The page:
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David Robertson, Re-introductions And Adding To The Arsenal

David Robertson hasn't been as dominant as he was in 2011, and that's just fine. It isn't impossible for him to get back there, though, and it starts with using the curveball again.

Leon Halip - Getty Images

There seems to be a bit of a stigma, especially as Yankees fans, about criticizing elite players. Make mention of Cano's tendency to chase or Sabathia's rough stretch and it's usually met with "you should watch Kelly Johnson" or "our best pitcher is Lucas Harrell." The first one has actually happened more than once and I assume the second one would if I knew an Astros fan. That assumes there are Astros fans and that they would put up with even mild complaining, though.

Even with the added benefit of what has basically been a limitless payroll for years, there should be room to gripe about the stars. Cano does wave at bad pitches, Sabathia hasn't been what's expected lately, Miguel Cabrera loves food and David Wright plays for the Mets. Even the best have their flaws and they're fair to bring up. It doesn't mean the angry villagers must be summoned for a good old-fashioned torch and pitchforkin', it just means they do annoying things are going to make people angry.

In that way, a lot of this complaint is in the mold of different from what we've seen or what we expect. David Robertson was about as dominant as possible in the setup role in 2011. He walked a lot of people, which kind of gets put in that oh boo hoo feel bad for the Yankees sarcasm lockbox, but almost always found a way to get out of things unscathed. His performance was unsustainable, but Craig Kimbrel has more or less dispelled the notion of gross unsustainability being unsustainable for a reliever. It's an unusual case because Kimbrel is from another planet, but it is possible. While still lights out this year, he isn't like last year's brown out. Robertson is slightly different, largely because he's taking a bullet out of his own gun.

In his breakout 2011, Robertson threw his curveball about 21 percent of the time. Batters swung at nearly half of them, whiffing on 17 percent and doing next to nothing with the ones they did hit. (.172 SLG) That same season the cutter made up just over a quarter of his pitches. Hitters swung and missed at only 8 percent of them, but combined with the curve and fastball, it gave hitters something else to worry about.

It's unclear when, but at some point between the end of last season and the start of this one, Robertson became convinced he is Mariano Rivera. Maybe the injury and pressure of being the assumed closer in waiting corrupted his mind. Something happened, though. His cutter usage has more than doubled this season and basically become his go-to pitch. There's throwing more of a pitch that works and there's throwing more of a pitch to a fault because it's at the expense of other stuff that works.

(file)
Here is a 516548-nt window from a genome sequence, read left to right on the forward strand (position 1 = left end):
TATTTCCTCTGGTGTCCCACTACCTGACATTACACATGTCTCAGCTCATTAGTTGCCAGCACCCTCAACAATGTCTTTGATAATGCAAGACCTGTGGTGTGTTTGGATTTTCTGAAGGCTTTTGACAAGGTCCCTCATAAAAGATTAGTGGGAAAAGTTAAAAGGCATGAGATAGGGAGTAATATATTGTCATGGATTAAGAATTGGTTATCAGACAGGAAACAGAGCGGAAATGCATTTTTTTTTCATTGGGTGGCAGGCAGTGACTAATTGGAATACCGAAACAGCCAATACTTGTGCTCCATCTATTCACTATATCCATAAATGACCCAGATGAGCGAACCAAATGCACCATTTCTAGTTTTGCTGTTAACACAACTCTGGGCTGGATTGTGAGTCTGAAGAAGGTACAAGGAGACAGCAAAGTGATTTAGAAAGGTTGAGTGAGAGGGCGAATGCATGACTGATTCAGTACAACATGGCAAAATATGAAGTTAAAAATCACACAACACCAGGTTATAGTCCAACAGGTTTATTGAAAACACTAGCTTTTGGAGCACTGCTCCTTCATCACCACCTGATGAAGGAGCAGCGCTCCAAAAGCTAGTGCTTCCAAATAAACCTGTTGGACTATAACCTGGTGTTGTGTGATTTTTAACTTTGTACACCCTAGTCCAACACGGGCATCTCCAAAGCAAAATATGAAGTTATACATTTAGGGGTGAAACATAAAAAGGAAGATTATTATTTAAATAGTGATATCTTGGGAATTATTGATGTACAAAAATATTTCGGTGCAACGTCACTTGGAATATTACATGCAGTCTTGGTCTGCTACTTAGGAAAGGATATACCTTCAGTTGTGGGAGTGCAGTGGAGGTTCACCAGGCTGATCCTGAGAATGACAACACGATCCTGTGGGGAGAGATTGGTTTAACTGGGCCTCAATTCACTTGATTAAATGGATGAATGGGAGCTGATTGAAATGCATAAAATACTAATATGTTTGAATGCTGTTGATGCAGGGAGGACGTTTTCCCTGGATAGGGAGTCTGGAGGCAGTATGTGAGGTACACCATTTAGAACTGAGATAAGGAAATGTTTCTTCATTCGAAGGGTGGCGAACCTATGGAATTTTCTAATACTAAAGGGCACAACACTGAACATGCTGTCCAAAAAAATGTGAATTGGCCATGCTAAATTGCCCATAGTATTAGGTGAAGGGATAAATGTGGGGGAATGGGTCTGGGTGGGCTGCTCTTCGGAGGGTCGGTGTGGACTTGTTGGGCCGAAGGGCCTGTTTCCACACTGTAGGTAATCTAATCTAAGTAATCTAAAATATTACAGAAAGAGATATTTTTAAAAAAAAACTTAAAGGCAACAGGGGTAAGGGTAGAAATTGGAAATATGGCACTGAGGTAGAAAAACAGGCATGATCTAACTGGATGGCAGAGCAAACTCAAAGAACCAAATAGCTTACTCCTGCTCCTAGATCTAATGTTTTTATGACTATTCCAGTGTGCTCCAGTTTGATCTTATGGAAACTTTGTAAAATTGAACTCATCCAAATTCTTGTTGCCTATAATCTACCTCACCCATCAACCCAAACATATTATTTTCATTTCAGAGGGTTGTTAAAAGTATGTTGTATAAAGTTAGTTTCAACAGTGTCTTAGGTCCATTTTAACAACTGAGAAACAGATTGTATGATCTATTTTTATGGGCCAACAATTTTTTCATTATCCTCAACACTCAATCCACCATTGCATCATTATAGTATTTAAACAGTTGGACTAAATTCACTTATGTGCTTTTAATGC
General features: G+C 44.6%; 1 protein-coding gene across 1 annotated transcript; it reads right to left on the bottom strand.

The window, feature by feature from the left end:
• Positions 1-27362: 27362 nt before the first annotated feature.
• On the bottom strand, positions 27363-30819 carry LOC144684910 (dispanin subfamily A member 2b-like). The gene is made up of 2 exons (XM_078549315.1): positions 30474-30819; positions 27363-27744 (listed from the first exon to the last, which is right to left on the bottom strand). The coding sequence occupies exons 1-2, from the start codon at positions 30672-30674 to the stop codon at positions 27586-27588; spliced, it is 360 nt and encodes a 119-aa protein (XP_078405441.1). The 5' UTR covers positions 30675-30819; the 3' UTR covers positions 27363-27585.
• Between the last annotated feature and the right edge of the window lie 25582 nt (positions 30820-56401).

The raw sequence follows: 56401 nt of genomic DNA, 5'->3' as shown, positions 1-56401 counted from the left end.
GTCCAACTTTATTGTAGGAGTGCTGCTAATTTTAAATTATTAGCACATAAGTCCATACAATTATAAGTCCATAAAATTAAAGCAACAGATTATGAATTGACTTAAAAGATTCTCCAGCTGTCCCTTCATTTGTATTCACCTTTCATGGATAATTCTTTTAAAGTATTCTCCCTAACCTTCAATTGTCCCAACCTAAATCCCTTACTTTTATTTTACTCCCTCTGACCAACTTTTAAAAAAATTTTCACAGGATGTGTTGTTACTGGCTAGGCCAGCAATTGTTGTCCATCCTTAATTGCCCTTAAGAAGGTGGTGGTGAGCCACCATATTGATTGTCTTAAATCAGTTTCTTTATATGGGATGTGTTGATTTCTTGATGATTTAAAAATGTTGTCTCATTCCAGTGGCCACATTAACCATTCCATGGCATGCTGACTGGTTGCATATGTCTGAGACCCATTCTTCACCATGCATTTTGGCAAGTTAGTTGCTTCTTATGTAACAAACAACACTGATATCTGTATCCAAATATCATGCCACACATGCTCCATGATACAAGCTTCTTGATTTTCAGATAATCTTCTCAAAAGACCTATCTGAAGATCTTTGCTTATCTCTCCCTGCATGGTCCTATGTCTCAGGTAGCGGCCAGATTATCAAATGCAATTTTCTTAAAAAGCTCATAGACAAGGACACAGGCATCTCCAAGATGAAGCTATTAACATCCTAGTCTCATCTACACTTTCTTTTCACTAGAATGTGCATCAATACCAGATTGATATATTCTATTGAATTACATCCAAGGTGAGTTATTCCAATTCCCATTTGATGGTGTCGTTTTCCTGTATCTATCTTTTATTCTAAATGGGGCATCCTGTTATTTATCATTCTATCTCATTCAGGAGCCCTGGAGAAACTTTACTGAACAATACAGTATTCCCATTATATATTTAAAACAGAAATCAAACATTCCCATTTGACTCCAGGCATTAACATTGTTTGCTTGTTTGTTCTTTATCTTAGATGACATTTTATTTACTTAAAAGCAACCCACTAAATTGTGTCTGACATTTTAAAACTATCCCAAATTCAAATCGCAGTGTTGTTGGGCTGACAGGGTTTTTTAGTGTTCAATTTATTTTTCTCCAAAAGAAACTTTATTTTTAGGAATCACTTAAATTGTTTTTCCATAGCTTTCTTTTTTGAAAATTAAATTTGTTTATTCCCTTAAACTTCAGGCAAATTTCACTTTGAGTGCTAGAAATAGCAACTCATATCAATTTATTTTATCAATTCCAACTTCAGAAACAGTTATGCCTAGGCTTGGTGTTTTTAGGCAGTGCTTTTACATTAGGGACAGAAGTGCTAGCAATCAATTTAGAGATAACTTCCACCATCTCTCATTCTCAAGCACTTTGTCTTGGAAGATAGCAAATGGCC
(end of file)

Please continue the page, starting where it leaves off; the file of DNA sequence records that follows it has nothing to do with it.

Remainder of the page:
Take what has happened with his cutter this season. Even a brief glance shows that his cutter is catching way too much of the plate. Thrown at a reasonable rate he can get away with that. At least, he got away with it that one season. With over 200 more to his name this season, while they're being thrown for more strikes, they're missing bats less and have gotten squared up to be hit more.

The cutter over all approach is making itself more obvious down the stretch, like most negatives will. In the last three appearances in which he's allowed a run, (9/6 vs. Tampa Bay, 9/11 vs. Boston and 9/19 vs. Toronto) Robertson threw 84, 65 and 73 percent cutters respectively. He managed to find room for just 12 curves over those three appearances. Not surprisingly, the lack of mixing pitches in any significant manner got him hit. The most egregious examples being six straight cutters to Adam Lind (singled on a seventh pitch fastball) and seven straight to Mike Aviles (single). Adam Lind saw seven pitches and not a single one of them was a curveball. This is Adam Lind against the curve in 2012. Not far behind him in the can't hit the curve line is Mike Aviles. Seven cutters, nothing else.

The day after the debacle against the Blue Jays, something happened. He threw the curveball! He threw the curveball in a mix with his new love cutter and the fastball. The results were predictably better. Moises Sierra down swinging on three pitches (surprise, pitch three), Kelly Johnson gone swinging on five (again) and J.P. Arenciba out swinging on a cutter. Yes, Robertson has a very good curve and is much more effective when he's throwing it. It averages out to about as much break as Yu Darvish's curve. His curve is nigh unhittable. When you have a curveball that can break like that, you throw it.

This is such a minor gripe that it almost feels wrong writing about it. Yeah, this car is really cheap, fast and reliable, but I wish the air bag was softer. Robertson is going to be a rock for the bullpen whether he decides to throw his curve more often or not. It's just that little extra thing that could elevate him, and the rest of the bullpen, during the most important stretch of the season. Not that it's needed, but a pillow attached to the air bag would be kind of nice when everything around you is getting smashed up.